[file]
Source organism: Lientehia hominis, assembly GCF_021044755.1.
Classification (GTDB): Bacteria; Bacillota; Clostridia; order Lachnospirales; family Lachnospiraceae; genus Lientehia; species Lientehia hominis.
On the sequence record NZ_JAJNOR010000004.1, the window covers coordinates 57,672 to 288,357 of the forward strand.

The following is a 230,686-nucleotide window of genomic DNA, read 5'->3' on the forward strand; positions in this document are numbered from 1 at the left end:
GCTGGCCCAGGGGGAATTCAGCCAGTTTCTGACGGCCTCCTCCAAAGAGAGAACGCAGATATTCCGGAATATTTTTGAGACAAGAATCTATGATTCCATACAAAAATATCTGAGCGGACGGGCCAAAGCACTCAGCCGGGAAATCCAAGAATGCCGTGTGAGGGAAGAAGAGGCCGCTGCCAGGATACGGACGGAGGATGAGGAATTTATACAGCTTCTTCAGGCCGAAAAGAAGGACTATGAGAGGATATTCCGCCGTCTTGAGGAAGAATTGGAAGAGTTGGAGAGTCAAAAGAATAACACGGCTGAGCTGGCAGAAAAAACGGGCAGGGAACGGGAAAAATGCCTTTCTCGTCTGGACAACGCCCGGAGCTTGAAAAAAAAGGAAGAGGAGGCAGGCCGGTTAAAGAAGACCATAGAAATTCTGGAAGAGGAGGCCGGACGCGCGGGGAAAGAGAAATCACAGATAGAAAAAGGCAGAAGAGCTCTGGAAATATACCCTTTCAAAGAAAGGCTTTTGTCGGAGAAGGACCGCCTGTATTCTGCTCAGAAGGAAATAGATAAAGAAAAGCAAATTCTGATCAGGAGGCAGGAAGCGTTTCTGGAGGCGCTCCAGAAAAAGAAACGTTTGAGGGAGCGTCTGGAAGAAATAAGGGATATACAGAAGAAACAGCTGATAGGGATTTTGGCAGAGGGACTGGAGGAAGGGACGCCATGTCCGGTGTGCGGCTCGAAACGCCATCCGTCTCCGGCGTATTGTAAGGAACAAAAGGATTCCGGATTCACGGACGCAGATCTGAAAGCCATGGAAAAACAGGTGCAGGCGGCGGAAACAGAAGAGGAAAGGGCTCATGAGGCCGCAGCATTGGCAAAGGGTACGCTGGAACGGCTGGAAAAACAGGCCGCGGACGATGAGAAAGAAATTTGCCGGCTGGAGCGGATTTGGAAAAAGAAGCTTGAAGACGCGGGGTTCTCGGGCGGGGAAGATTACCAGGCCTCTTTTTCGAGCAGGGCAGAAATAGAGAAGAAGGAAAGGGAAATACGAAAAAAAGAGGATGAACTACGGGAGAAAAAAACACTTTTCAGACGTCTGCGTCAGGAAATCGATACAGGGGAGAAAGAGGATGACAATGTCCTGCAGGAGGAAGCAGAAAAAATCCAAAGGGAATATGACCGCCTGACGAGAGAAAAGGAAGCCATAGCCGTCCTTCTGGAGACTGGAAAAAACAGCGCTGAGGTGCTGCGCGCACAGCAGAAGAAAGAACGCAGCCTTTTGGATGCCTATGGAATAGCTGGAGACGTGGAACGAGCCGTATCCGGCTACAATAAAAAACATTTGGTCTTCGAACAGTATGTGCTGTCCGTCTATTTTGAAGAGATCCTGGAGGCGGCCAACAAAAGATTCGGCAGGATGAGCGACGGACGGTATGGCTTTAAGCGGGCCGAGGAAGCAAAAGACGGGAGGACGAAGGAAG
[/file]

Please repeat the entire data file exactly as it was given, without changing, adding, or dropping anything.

Source organism: Lientehia hominis, assembly GCF_021044755.1.
Classification (GTDB): Bacteria; Bacillota; Clostridia; order Lachnospirales; family Lachnospiraceae; genus Lientehia; species Lientehia hominis.
On the sequence record NZ_JAJNOR010000004.1, the window covers coordinates 57,672 to 288,357 of the forward strand.

The following is a 230,686-nucleotide window of genomic DNA, read 5'->3' on the forward strand; positions in this document are numbered from 1 at the left end:
GCTGGCCCAGGGGGAATTCAGCCAGTTTCTGACGGCCTCCTCCAAAGAGAGAACGCAGATATTCCGGAATATTTTTGAGACAAGAATCTATGATTCCATACAAAAATATCTGAGCGGACGGGCCAAAGCACTCAGCCGGGAAATCCAAGAATGCCGTGTGAGGGAAGAAGAGGCCGCTGCCAGGATACGGACGGAGGATGAGGAATTTATACAGCTTCTTCAGGCCGAAAAGAAGGACTATGAGAGGATATTCCGCCGTCTTGAGGAAGAATTGGAAGAGTTGGAGAGTCAAAAGAATAACACGGCTGAGCTGGCAGAAAAAACGGGCAGGGAACGGGAAAAATGCCTTTCTCGTCTGGACAACGCCCGGAGCTTGAAAAAAAAGGAAGAGGAGGCAGGCCGGTTAAAGAAGACCATAGAAATTCTGGAAGAGGAGGCCGGACGCGCGGGGAAAGAGAAATCACAGATAGAAAAAGGCAGAAGAGCTCTGGAAATATACCCTTTCAAAGAAAGGCTTTTGTCGGAGAAGGACCGCCTGTATTCTGCTCAGAAGGAAATAGATAAAGAAAAGCAAATTCTGATCAGGAGGCAGGAAGCGTTTCTGGAGGCGCTCCAGAAAAAGAAACGTTTGAGGGAGCGTCTGGAAGAAATAAGGGATATACAGAAGAAACAGCTGATAGGGATTTTGGCAGAGGGACTGGAGGAAGGGACGCCATGTCCGGTGTGCGGCTCGAAACGCCATCCGTCTCCGGCGTATTGTAAGGAACAAAAGGATTCCGGATTCACGGACGCAGATCTGAAAGCCATGGAAAAACAGGTGCAGGCGGCGGAAACAGAAGAGGAAAGGGCTCATGAGGCCGCAGCATTGGCAAAGGGTACGCTGGAACGGCTGGAAAAACAGGCCGCGGACGATGAGAAAGAAATTTGCCGGCTGGAGCGGATTTGGAAAAAGAAGCTTGAAGACGCGGGGTTCTCGGGCGGGGAAGATTACCAGGCCTCTTTTTCGAGCAGGGCAGAAATAGAGAAGAAGGAAAGGGAAATACGAAAAAAAGAGGATGAACTACGGGAGAAAAAAACACTTTTCAGACGTCTGCGTCAGGAAATCGATACAGGGGAGAAAGAGGATGACAATGTCCTGCAGGAGGAAGCAGAAAAAATCCAAAGGGAATATGACCGCCTGACGAGAGAAAAGGAAGCCATAGCCGTCCTTCTGGAGACTGGAAAAAACAGCGCTGAGGTGCTGCGCGCACAGCAGAAGAAAGAACGCAGCCTTTTGGATGCCTATGGAATAGCTGGAGACGTGGAACGAGCCGTATCCGGCTACAATAAAAAACATTTGGTCTTCGAACAGTATGTGCTGTCCGTCTATTTTGAAGAGATCCTGGAGGCGGCCAACAAAAGATTCGGCAGGATGAGCGACGGACGGTATGGCTTTAAGCGGGCCGAGGAAGCAAAAGACGGGAGGACGAAGGAAG